Taylor buys off NSW with big energy deal

Original article by Angela Macdonald-Smith, Mark Ludlow
The Australian Financial Review – Page: 11 : 22-Nov-19

The New South Wales government has backed a proposal by federal Energy Minister Angus Taylor to pursue bilateral negotiate bilateral energy and climate policy agreements with each state. NSW Energy Minister Matt Kean had previously advocated an integrated national policy on climate and energy policy, as well as the revival of the shelved National Energy Guarantee. Details of a bilateral deal between the two governments is expected to be disclosed within weeks, and Kean says the deal will be much better for the state than the NEG.

CORPORATES
AUSTRALIA. DEPT OF THE ENVIRONMENT AND ENERGY, NEW SOUTH WALES. DEPT OF PLANNING AND ENVIRONMENT, COUNCIL OF AUSTRALIAN GOVERNMENTS, QUEENSLAND. DEPT OF NATURAL RESOURCES, MINES AND ENERGY, VICTORIA. DEPT OF ENVIRONMENT, LAND, WATER AND PLANNING

Energy fix could isolate Victoria

Original article by Mark Ludlow, Angela Macdonald-Smith
The Australian Financial Review – Page: 1 & 6 : 18-Nov-19

Federal Energy Minister Angus Taylor will shortly meet with his state and territory counterparts at the Council of Australian Governments energy council meeting. He will use a speech in Sydney on 18 November to outline his plans to negotiate a bilateral energy and climate policy agreement with each state, based on its unique circumstances. However, Taylor has warned that he will only strike deals with states that are ‘collaborative’. Energy Security Board chair Kerry Schott is supportive of state-based deals, provided they do not undermine existing national electricity rules.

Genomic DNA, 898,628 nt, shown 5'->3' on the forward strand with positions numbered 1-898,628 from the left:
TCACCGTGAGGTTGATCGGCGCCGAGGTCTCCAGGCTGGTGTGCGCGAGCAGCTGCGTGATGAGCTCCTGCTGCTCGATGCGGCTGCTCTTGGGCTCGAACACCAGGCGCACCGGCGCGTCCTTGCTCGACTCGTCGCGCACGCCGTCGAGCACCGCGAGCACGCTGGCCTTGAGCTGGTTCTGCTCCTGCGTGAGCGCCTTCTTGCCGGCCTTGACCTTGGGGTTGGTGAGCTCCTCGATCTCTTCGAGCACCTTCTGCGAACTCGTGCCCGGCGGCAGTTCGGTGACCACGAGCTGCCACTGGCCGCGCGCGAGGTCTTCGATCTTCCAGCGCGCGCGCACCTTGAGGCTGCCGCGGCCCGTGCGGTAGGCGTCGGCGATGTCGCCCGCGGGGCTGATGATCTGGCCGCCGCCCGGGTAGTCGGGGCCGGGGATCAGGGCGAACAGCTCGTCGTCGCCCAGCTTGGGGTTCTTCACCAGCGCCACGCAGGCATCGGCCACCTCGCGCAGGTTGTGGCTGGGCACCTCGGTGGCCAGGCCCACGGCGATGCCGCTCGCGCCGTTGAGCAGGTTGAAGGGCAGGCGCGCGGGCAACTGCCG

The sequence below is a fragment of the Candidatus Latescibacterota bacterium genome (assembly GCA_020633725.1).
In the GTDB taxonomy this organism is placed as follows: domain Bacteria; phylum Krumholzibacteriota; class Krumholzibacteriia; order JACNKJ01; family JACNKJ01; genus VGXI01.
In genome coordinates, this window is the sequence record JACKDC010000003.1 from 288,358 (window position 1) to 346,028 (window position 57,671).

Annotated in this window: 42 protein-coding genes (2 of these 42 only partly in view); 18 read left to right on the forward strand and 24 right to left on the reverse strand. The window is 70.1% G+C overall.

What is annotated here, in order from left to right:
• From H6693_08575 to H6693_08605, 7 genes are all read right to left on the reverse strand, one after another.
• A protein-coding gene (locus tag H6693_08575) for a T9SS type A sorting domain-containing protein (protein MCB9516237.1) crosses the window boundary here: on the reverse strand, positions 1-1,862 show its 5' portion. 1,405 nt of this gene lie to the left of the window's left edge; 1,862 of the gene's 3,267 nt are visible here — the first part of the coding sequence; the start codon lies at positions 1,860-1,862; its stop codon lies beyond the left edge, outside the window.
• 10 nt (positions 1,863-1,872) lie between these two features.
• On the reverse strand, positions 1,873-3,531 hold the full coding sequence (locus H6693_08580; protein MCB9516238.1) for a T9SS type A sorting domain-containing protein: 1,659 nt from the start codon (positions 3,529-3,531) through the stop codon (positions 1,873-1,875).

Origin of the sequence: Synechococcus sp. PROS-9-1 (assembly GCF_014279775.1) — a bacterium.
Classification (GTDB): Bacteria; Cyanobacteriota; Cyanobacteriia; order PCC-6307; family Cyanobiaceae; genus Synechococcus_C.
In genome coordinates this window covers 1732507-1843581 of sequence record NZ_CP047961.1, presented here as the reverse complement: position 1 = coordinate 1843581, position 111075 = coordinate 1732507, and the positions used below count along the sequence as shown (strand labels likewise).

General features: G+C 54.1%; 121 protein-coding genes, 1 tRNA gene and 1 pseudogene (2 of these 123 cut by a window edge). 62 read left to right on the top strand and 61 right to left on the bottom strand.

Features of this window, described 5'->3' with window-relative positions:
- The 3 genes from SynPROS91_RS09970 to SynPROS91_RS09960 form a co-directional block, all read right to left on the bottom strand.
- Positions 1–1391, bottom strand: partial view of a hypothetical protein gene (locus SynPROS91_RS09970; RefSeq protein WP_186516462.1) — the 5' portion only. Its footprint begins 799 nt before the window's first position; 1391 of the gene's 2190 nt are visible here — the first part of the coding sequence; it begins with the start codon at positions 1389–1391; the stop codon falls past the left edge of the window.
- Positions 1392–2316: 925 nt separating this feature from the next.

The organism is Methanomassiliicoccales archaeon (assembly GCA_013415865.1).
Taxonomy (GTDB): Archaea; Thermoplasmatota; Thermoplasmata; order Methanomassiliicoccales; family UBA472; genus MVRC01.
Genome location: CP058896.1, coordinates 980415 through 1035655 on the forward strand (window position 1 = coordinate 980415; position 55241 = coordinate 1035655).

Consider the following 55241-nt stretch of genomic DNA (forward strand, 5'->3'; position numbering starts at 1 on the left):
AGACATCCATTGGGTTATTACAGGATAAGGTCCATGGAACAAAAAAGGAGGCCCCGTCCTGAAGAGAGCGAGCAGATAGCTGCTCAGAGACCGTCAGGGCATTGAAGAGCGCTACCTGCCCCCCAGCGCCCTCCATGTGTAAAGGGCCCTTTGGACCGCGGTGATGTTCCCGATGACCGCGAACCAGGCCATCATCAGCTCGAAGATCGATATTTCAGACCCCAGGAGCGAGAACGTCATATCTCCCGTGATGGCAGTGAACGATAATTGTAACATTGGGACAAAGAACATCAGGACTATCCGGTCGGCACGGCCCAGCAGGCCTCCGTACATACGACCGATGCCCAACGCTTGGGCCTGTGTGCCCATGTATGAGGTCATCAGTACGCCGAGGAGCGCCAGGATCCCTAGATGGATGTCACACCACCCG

CORPORATES
AUSTRALIA. DEPT OF THE ENVIRONMENT AND ENERGY, COUNCIL OF AUSTRALIAN GOVERNMENTS, AUSTRALIA. ENERGY SECURITY BOARD, AUSTRALIAN ENERGY MARKET OPERATOR LIMITED

Call to include clean coal in PM power push

Original article by Olivia Caisley, Joe Kelly
The Australian – Page: 5 : 31-Oct-19

Shine Energy CEO Ashley Dodd says the Clean Energy Finance Corporation’s mandate should be expanded to include replacing Australia’s existing coal-fired power plants with high-efficiency, low-emissions plants. The federal government will inject an additional $1bn into the CEFC, but it has specifically ruled out using the extra funding to invest in new coal-fired plants or to upgrade existing plants. National Party MP Keith Pitt supports expanding the CEFC’s mandate to embrace all energy sources.

CORPORATES
SHINE ENERGY, AUSTRALIA. CLEAN ENERGY FINANCE CORPORATION, NATIONAL PARTY OF AUSTRALIA, AUSTRALIAN CONSERVATION FOUNDATION INCORPORATED, AUSTRALIA. DEPT OF THE PRIME MINISTER AND CABINET

PM’s $1bn clean energy bet